It was a decision a long time in the making, but the Food and Drug Administration has officially given Portola Pharmaceuticals' (NASDAQ:PTLA) AndexXa the green light. The approval ends a winding road for the company that includes a regulatory rejection, a refiling for approval, and requests for additional information. With a go-ahead finally secured, is this biotech about to become a top stock to buy?

In this clip from The Motley Fool's Industry Focus: Healthcare, analysts Kristine Harjes and Todd Campbell discuss why AndexXa matters to this company's investors.

A full transcript follows the video.

This video was recorded on May 9, 2018.

Kristine Harjes: We want to update you guys about Portola! [laughs] I hope our listeners aren't sick of hearing us talk about this. I was thinking about it earlier today, I knew that we were going to be talking about Portola, and I wish we could make a metric that had captured a ratio between the number of minutes that we've spent discussing a stock on this show relative to that stock's market cap, because Portola would be by far the highest. [laughs]

Todd Campbell: And what crazy ups and downs over the course of the last three years that you and I, and even prior, Michael, [laughs] end up talking about this company and what it was doing to try to improve upon the use of anticoagulants here and worldwide. One of the things that's made that such a roller coaster ride for Portola investors has been its factor Xa anticoagulant reversal agent, Andexxa, which had been filed for approval previously and had been rejected, then got refiled for approval, and now, finally approved.

Harjes: Yes! So, last Friday, we got the news that Andexxa was finally approved by the FDA after a very bumpy road where, honestly, it wasn't looking good. I mean, initially, when we were digging into this company, before it ever applied for approval of Andexxa, we thought the numbers looked really good. And when the application was rejected back in August of 2016, it definitely caught me by surprise. The FDA cited a need for more data demonstrating its ability to reverse factor Xa inhibitory activity. They resubmitted that application last year, but again, in December, we had more bad news when the FDA pushed back its approval decision date to get more time with the data. But, finally, sigh of relief, it was finally approved. The stock gained about 25% on the news, so it was a good day for shareholders.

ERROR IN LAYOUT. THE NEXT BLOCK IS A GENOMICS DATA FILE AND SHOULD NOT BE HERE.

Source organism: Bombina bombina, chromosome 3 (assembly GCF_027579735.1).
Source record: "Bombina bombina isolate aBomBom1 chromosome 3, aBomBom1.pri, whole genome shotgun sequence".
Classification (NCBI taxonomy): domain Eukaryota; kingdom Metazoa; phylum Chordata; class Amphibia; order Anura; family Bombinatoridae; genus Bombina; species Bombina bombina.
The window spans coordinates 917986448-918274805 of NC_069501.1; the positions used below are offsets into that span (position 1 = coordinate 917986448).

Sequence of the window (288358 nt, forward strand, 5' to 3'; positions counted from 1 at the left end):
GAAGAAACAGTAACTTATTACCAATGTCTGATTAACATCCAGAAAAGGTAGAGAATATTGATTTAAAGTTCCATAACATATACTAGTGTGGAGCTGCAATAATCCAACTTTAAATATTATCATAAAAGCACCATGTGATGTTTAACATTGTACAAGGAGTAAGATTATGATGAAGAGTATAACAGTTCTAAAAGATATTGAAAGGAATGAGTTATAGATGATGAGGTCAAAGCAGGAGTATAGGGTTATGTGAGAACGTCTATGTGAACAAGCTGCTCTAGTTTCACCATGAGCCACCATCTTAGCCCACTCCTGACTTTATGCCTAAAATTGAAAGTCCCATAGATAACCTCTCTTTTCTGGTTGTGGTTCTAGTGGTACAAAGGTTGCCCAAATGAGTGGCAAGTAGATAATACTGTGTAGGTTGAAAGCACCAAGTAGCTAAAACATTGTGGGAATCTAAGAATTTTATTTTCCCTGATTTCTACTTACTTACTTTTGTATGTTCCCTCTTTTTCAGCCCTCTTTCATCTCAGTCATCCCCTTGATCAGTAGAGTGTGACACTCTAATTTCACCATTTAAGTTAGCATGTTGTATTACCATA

This is a pretty significant approval. To put some numbers behind it, there are over 100,000 hospital admissions and 2,000 deaths in the United States every month because of bleeding events in patients taking Factor Xa inhibitors, which are this new class of blood thinners or anticoagulants that are increasingly being used in place of Warfarin to prevent stroke or pulmonary embolism and venous thromboembolism. And now, this is the first-ever approved reversal agent.

Campbell: Right. Factor Xa, they work upstream in the coagulation cascade of Warfarin, which is a vitamin K-oriented inhibitor. There's less monitoring, there's less dietary restrictions, and they've been very well received as a result. I think that investors should recognize that it's a really large market. If you look at Eliquis and Xarelto, the two biggest factor Xas that are on the market, their combined sales last year were in excess of $5 billion.

Harjes: Yeah. Which kind of leads us to what else is going on with Portola: this is actually their second approval. Their first approval was for their own factor Xa anticoagulant called Bevyxxa. That was launched back in January of this year after an approval in the summer of 2017. So, if you look at the opportunity for this company, between Bevyxxa and now Andexxa, to me, I think they're still a buy, even at current levels. They're still pretty tiny. They're, what, $2.7 billion in market cap?

Campbell: Yeah, and I think you could make an argument that both of these drugs should generate hundreds of millions of dollars each and could, potentially, at some point, end up reaching blockbuster status. Obviously, we'll need to see a couple of quarters play out and see whether or not, how widely used and embraced they are. I can't imagine, though, that if you're an ambulatory center, if you're a hospital, you're not going to stock Andexxa, especially given how widespread the use of factor Xas are and how much of a need there is to reverse bleeding in these emergency situations.

And then, as far as Andexxa, Lovenox is the drug that that one is displacing. It was approved based on trials competing against Lovenox head to head, and that drug, in its peak, was raking in, I think, $2.5-2.7 billion a year. So, you can make an argument that both of these drugs could be meaningful drugs. And that raises the question, OK, would any other company want to come in and buy Portola? There's reasons to think that there'd be synergies for a company like Bristol-Myers or Pfizer stepping up, because those are the two companies that make Eliquis. And they've also, Kristine, you may remember, licensed the rights to sell Andexxa in Japan, if it ever gets approved there.

It's an interesting story. We wanted to update everybody on it because we've talked so much about it and there's been so many puts and takes over the years.

Harjes: And we will absolutely continue to update, hopefully not excessively. But, whenever there's news, I bet we'll end up talking about it on this show.

Kristine Harjes owns shares of Portola Pharmaceuticals. Todd Campbell owns shares of Pfizer and Portola Pharmaceuticals. The Motley Fool has no position in any of the stocks mentioned. The Motley Fool has a disclosure policy.